Hope on the horizon to simplify assured shorthold tenancy termination noticesPrint publication
Section 21 of the Housing Act 1988 (the Act) provides that a landlord can regain possession of the property without the need to prove any fault on the part of the tenant. In order to commence possession proceedings, a landlord must comply with the requirements of section 21 by giving the tenant at least two month’s notice of their intention to seek possession. If the tenant is still within the fixed term of the Assured Shorthold Tenancy (AST), this is the only requirement and a notice may be served under section 21(1).
However, where the fixed term has expired, it was generally held to be the case amongst practitioners that the additional requirements of section 21(4)(a) must be complied with. Consequently, the notice must specify that possession is required “after” a particular date and such date must be the last day of a period of the tenancy. The courts have consistently taken a strict approach in the interpretation of the Act, requiring landlords to comply with the stringent requirements in section 21(4)(a).
The recent Court of Appeal case of Spencer v Taylor  held that the simpler requirements of section 21(1) apply to all ASTs which were initially granted for a fixed term. The departure from the courts’ earlier strict interpretation of section 21 is likely to be welcomed by landlords for clarifying and simplifying the law in this area.
The landlord granted a tenant a six month AST beginning on a Monday. The rent was payable weekly and on the expiry of the fixed term the tenancy, by operation of law became a statutory periodic tenancy, pursuant to section 5(2) of the Act. In accordance with the Act, the statutory periodic tenancy was granted on the same terms as the fixed term tenancy. Accordingly, the interim periods were weekly, with each period ending on a Sunday.
The landlord served a notice on the tenant requiring possession of the property:
“(a) after 1 January 2012 or (b) at the end of your period of tenancy which will end next after the expiration of two months from the service upon you of this notice”.
The tenant contested the validity of the notice because 1 January 2012 was a Saturday and was not therefore the last day of a period of the tenancy and the saving provision gave a second date which invalidated the first. The High Court and the Court of Appeal held that the notice was valid.
The Court of Appeal dealt with two separate points: the applicability of section 21(1) to periodic tenancies and whether or not the inclusion of two dates, one of which was incorrect, invalidated the notice.
With regard to the first point, Lord Justice Lewison considered section 21(2) to be worded in a permissive way. So, where a statutory periodic tenancy follows immediately after expiry of the fixed term of an AST, a two month notice under section 21(1) could be served to terminate the tenancy.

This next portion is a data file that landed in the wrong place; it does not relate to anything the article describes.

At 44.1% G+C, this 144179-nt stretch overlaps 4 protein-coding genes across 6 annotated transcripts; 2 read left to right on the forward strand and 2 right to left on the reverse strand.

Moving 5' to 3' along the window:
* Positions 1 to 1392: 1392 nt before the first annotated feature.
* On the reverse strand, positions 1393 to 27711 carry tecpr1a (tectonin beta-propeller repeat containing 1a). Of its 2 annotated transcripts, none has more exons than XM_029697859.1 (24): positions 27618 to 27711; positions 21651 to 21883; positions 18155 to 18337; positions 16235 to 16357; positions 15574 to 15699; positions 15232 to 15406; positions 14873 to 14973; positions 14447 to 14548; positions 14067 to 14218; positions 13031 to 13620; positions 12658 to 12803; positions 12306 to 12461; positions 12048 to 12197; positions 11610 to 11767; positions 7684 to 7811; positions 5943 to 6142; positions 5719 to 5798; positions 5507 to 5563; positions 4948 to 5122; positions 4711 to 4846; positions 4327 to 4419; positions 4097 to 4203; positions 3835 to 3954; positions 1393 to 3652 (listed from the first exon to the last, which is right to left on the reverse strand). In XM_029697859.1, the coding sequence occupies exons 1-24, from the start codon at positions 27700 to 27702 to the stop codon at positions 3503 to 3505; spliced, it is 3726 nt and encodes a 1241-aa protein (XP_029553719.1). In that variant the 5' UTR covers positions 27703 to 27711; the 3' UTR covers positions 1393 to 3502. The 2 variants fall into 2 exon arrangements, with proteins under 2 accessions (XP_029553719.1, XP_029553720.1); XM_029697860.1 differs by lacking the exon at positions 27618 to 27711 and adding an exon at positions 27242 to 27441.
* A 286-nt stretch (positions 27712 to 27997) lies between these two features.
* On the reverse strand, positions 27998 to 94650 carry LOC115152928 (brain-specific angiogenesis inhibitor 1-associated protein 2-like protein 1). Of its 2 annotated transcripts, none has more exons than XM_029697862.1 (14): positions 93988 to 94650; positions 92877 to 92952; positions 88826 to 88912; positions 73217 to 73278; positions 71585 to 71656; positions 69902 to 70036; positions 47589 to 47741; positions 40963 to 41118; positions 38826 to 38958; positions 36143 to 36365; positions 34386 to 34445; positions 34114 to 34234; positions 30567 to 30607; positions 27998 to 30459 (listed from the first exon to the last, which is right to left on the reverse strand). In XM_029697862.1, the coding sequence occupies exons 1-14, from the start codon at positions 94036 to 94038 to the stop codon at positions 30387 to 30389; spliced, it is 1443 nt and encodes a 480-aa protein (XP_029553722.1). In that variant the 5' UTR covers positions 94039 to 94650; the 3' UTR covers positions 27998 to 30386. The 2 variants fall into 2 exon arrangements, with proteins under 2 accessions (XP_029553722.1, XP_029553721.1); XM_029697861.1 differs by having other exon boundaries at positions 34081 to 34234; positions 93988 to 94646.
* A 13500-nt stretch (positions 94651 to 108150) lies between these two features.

Lewison LJ could have ended his judgment at this juncture, dismissing the appeal in the process. However, he went on to look at whether the inclusion of two separate dates in the notice, one of which was calculated incorrectly, would invalidate the notice. In this case, there was an incorrect date in part (a) of the notice and the saving formula in part (b) which included the correct wording.
In this part of the judgment, Lewison LJ relied on the reasoning in Mannai Investment v Eagle Star to suggest that, if the reasonable recipient of a notice would be aware of the mistake, the court will accept that the correct date, in this case the saving formula, could stand. He felt that, in this instance, the reasonable recipient would look at the back of the form which contained the explanatory notes to the notice and ascertain for themselves that the 1 January date was incorrect. As such, to invalidate the notice on these grounds would go against the court’s intention to try and give effect to a notice where possible. Therefore, provided that one of the dates is valid, the notice ought to stand.
Whilst this point is arguably less important, in the rarer situation where an AST is granted on a periodic basis, the complex calculations required to end a periodic tenancy will not be as crucial, on the proviso that the saving formula as detailed in part (b) is included. The judgment may therefore have far-reaching consequences for the serving of notices, even if there has never been a fixed term.
The tenant in the Spencer v Taylor case has appealed to the Supreme Court. Agents and landlords should therefore continue to use the old-style section 21(4) notices until such time as the Supreme Court confirms the simplification advocated by the Court of Appeal. We will keep you updated on the progress of the appeal. Should the judgment stand, the process to end an AST should become less arduous and thus widely welcomed by landlords and their agents.
  EWCA Civ 1600